Molecular Brain Science: Depression, Chemical Imbalance & Serotonin

Molecular Brain Science: Depression, Chemical Imbalance & Serotonin

Molecular Brain Science: Depression, Chemical Imbalance & Serotonin

What causes major depressive disorder and what are its symptoms?

Cleveland Clinic stated: “Feeling very sad, hopeless or worried, not enjoying things that used to give you joy, being easily irritated or frustrated, eating too much or too little, changes in how much you sleep, having a difficult time concentrating or remembering things, experiencing physical problems like headache, stomachache or sexual dysfunction, thinking about hurting or killing yourself.”

NIMH stated: “Persistent sad, anxious, or “empty” mood, feelings of hopelessness, or pessimism, feelings of irritability, frustration, or restlessness, feelings of guilt, worthlessness, or helplessness, loss of interest or pleasure in hobbies and activities, decreased energy, fatigue, or feeling “slowed down”, difficulty concentrating, remembering, or making decisions, difficulty sleeping, early morning awakening, or oversleeping, changes in appetite or unplanned weight changes, thoughts of death or suicide, or suicide attempts, aches or pains, headaches, cramps, or digestive problems without a clear physical cause that do not ease even with treatment.

NHS stated: continuous low mood or sadness, feeling hopeless and helpless, having low self-esteem, feeling tearful, feeling guilt-ridden, feeling irritable and intolerant of others, having no motivation or interest in things, finding it difficult to make decisions, not getting any enjoyment out of life, feeling anxious or worried, having suicidal thoughts or thoughts of harming yourself.

Mayo Clinic stated: Feelings of sadness, tearfulness, emptiness or hopelessness, angry outbursts, irritability or frustration, even over small matters, loss of interest or pleasure in most or all normal activities, such as sex, hobbies or sports, sleep disturbances, including insomnia or sleeping too much, tiredness and lack of energy, so even small tasks take extra effort, reduced appetite and weight loss or increased cravings for food and weight gain, anxiety, agitation or restlessness, slowed thinking, speaking or body movements, feelings of worthlessness or guilt, fixating on past failures or self-blame, trouble thinking, concentrating, making decisions and remembering things, frequent or recurrent thoughts of death, suicidal thoughts, suicide attempts or suicide, unexplained physical problems, such as back pain or headaches.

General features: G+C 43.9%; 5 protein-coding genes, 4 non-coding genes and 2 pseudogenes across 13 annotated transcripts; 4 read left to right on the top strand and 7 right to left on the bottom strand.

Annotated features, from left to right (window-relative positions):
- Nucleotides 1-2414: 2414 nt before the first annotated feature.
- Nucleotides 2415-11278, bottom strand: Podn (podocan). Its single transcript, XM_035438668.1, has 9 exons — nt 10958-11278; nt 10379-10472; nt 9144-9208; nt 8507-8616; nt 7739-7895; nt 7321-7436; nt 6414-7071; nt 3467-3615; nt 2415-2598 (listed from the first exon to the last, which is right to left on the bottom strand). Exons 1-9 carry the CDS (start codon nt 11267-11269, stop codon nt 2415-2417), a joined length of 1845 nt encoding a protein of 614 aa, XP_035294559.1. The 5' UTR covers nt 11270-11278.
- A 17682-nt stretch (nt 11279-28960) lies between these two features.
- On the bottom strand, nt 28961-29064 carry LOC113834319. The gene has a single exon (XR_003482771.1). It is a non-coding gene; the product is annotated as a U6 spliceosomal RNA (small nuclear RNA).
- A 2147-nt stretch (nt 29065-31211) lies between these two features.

Depression is a lot of things.

The brain knows a lot of things — or everything in the experience of an individual.

The part of the brain that knows — is memory.

Memory, as locations, is the second part of the mind. The first part is thought, as transport.

Depression can be theorized to be a memory disease — in the ways that stores and groups transport differently across their locations.

Feeling hopeless, empty, tearful, or to feel-like anything is a group in the memory, where feelings have been picked up to, which is then given when a store goes there.

Modeling depression for memory could become a new way to understand how to approach care, as the chemical imbalance or low serotonin—that has dominated molecular brain science—was recently debunked by a study.

How does the memory work that makes it possible to feel different stuff as above, in a condition?

What makes certain therapy work, such that when they become input to the memory, they compete with whatever is responsible for depression, and provide relief?

What is the content of stores in the memory?

Theoretically, thought or its form emerges in the thalamus — for all senses except smell — at the olfactory bulb.

It is thought that gets relayed to the cortex for interpretation [knowing, feeling and reaction].

Knowing is the memory — where stores are capsules thought in the smallest of units, transporting to groups bearing similarities.

It is where thoughts go or don’t in the memory that determines what to remember, forget, recall, feel-like [happy, sad, empty, angry] and so on. It is after groups that the store goes to the destination for actual feeling, before reaction.

While in the memory, depending on what group a store goes to, or what group is at the one principal spot for groups, it could result in lethargy, loss of interest, because that group in the principal spot draws a lot of attention, leaving [less than the] little for passive transport of other stores to other groups.

What is the memory function of all the therapies against depression?

What is the memory function of all the symptoms of depression?

What is different about the memory in a depression?

Displaying this, along with the postulation of sensory to thought integration model of the brain would be useful to know memory order and disorder responsibility for depression.

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Stephen David

Research in Theoretical Neuroscience
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